In conjunction with every anti-gun group under the sun, New York state lawmakers are pushing a bill to make confiscation easier.
Known as S7133/A8976, the bill would establish a system where family members and law enforcement can petition a state court to issue an Extreme Risk Protection Orders or ERPO against an individual. If the ERPO is approved by the court, the individual will be prohibited from purchasing and possessing firearms. That individual will also be forced to surrender any firearms to authorities.
The ERPO lasts for a period of one year. During that timeframe, the individual will have exactly one opportunity to make a case as to why they should get their 2A rights restored. If they succeed, seized guns will be returned and the records will be sealed. If they fail to convince the court, they will remain unarmed for the remainder of the order.
The ERPO can be extended beyond a year. All it takes is another petition from law enforcement or a family member to renew the ERPO. If the ERPO is not re-upped after the first year, the individual’s rights will be restored and the records will be sealed.
“Five years ago, New York enacted the NY SAFE Act, making our gun violence prevention laws among the strongest in the nation. But even though we have the 48th lowest rate of gun deaths in the country, gun violence is still hurting New Yorkers — and we have a responsibility to act,” said Sen. Brain Kavanagh, a sponsor of the measure.
“New Yorkers consistently and broadly support stronger laws, and Extreme Risk Protection Orders are a commonsense reform that could make a real difference,” Kavanagh continued. “I look forward to working with my colleagues in government and this extraordinary coalition to pass ERPO legislation this year.”
The bill has the backing of New Yorkers Against Gun Violence, the Brady Campaign to Prevent Gun Violence, the Citizens Crime Commission of New York City, the Coalition to Stop Gun Violence, Everytown for Gun Safety, Giffords, the New York Chapter of Moms Demand Action for Gun Sense in America, and Prosecutors Against Gun Violence.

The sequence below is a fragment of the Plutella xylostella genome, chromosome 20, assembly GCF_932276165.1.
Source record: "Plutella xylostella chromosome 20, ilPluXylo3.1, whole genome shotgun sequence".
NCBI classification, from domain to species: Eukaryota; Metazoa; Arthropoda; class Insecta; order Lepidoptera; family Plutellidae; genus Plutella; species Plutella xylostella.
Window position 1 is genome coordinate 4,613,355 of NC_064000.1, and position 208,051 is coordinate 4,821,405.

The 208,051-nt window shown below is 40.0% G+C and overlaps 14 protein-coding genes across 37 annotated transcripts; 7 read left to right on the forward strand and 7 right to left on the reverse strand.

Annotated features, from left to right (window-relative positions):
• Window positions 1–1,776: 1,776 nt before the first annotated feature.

In theory, ERPO make sense. In theory, so does communism. But in reality, these ERPO are a way for the government to disarm folks who haven’t done anything. Who have committed zero crimes. Innocent until proven guilty in a court of law. Right? ERPO change the paradigm to guilty until one can prove his innocence.
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ERPO are troubling for another reason. They only work on law-abiding and responsible people — you know, the exact people who don’t need an ERPO to begin with! Homicidal gangsters and mental defectives aren’t going to obey an ERPO. Heck, both are already prohibited by federal law from possessing firearms. Slapping them with another gun ban isn’t going to stop them if they’re determined. Not at all.
Well, you might say, what about those family members with depression? I’d argue do you really want to get the state involved? Wouldn’t that be a breach of trust? Wouldn’t that fracture the relationship? If your dad is having suicidal ideations, are you really going to petition a court to disarm him? Wouldn’t you step in yourself and get him help? Wouldn’t you say, “Hey dad, we’re worried about you. I know you’re going through some hard times, do you mind if I hold onto these until you feel better?”
Getting him help is priority number one. Because at the end of the day, even if you or the state disarm him, if he doesn’t change his mind about killing himself, he’ll find a way. Treatment is the key. With or without guns a person that is truly a danger to themselves or others is still a danger to themselves or others. Things called pressure cooker bombs and rental trucks and rope can all be used to take lives. An ERPO says nothing about removing those potentially deadly items from a person’s household.
Bottom line: the sole focus of ERPO is disarming folks. There is no roadmap for the only thing that will save lives: treatment. But that’s gun control advocates for you. Myopically fixated on the presence of the hardware. Couldn’t give a rip about improving and rehabilitating the software.